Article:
Toyota had long argued that limited driving range, high costs and slow charging times would relegate EVs to a niche segment. But Toyota has changed gears as governments in China, Europe, India and elsewhere consider new regulations mandating eco-friendly vehicles to stem harmful emissions and pollution.
Toyota expects a battery breakthrough to help it overcome some of the technological challenges, including energy density, cost and weight. The carmaker says it aims to commercialize next-generation, solid-state batteries in the early 2020s.
“Electrified vehicles, which are effective for economical consumption of fuel and promoting usage of alternative fuels, are indispensable in helping to solve current environmental issues,” Toyota said in a statement outlining the new strategy. “As a result, the number of models developed without an electrified version will be zero.”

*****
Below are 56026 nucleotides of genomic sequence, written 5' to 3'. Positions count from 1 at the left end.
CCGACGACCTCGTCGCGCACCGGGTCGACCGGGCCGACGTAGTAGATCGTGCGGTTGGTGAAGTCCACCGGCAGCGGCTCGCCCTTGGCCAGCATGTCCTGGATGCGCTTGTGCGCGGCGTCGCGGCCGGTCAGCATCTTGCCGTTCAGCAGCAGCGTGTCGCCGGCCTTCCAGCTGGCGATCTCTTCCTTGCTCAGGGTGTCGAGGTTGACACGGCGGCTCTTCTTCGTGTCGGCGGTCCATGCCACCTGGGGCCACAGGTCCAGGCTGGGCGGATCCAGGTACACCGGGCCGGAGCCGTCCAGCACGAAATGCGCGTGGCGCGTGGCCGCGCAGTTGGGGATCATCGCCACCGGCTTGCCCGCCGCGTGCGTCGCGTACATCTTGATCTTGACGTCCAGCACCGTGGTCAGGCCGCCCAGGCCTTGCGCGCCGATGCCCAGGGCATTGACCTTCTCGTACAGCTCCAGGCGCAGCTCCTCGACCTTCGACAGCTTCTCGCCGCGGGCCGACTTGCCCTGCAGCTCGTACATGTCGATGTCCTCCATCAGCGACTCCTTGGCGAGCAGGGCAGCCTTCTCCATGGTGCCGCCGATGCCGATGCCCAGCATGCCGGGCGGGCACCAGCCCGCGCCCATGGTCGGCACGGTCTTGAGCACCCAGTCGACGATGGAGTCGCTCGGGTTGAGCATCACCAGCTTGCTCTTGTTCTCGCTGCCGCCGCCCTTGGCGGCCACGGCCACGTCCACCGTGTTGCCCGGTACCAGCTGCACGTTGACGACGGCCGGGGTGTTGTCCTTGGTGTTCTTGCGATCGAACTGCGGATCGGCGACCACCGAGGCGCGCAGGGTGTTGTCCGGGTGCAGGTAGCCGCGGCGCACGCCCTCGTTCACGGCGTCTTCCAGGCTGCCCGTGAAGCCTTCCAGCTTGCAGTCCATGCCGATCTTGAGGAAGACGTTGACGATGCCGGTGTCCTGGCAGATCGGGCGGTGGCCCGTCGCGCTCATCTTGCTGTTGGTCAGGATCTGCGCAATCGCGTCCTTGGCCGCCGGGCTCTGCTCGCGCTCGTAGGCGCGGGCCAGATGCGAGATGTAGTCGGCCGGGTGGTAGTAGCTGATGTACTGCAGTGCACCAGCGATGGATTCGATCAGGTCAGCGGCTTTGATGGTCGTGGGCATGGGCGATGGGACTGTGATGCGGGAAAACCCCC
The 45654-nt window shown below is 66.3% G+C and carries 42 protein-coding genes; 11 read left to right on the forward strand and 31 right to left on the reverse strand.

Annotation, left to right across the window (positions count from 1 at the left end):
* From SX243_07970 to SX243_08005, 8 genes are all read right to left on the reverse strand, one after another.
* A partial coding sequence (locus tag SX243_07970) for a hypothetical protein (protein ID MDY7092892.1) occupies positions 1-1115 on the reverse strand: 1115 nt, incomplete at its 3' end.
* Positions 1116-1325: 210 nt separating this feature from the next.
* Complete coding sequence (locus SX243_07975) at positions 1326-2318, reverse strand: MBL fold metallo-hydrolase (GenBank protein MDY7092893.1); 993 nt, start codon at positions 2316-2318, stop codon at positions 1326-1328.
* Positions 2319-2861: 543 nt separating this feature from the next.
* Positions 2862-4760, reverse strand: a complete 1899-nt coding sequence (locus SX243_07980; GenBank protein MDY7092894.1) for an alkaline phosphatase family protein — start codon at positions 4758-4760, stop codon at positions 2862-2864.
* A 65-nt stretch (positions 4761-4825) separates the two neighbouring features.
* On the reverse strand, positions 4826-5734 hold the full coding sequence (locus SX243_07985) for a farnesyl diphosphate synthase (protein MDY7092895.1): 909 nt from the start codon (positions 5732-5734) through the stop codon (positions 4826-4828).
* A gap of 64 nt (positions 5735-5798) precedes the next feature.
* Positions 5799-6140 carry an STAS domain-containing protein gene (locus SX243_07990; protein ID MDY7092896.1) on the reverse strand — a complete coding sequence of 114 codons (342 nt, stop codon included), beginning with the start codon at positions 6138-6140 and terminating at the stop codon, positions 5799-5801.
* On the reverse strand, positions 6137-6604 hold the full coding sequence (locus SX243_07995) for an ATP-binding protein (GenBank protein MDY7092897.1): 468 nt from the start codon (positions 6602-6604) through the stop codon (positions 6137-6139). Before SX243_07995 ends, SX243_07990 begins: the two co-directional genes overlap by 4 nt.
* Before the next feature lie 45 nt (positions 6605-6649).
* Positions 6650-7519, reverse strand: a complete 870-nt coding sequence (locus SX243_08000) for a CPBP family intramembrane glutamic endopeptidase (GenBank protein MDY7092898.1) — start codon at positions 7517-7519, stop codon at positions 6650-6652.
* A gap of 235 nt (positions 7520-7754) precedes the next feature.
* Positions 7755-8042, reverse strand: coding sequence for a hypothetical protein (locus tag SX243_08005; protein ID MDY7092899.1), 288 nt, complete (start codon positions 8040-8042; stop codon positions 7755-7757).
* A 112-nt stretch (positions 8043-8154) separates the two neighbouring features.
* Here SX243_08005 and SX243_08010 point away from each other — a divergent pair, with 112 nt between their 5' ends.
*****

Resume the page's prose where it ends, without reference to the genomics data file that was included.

Toyota added that it will also redouble its focus on creating an infrastructure conducive to widespread EV use. That includes battery recycling and charging stations.
In a sign of the new shift, Toyota said in September it would form a joint venture with Mazda Motor Corp. and supplier Denso Corp. to co-develop an architecture for EVs.
Subaru and Suzuki are among other automakers that may join the project.
And earlier this month, Toyota agreed with Japanese electronics giant Panasonic Corp. to jointly study development of high-performance batteries that can jumpstart EV demand.
Toyota’s broad foray into EVs comes a month after it sounded a dire warning about the rapidly changing auto industry. Citing the crush of demands for electrification, autonomous driving, and connectivity, Toyota said it faces a “now or never” competition “about surviving or dying” in the new era.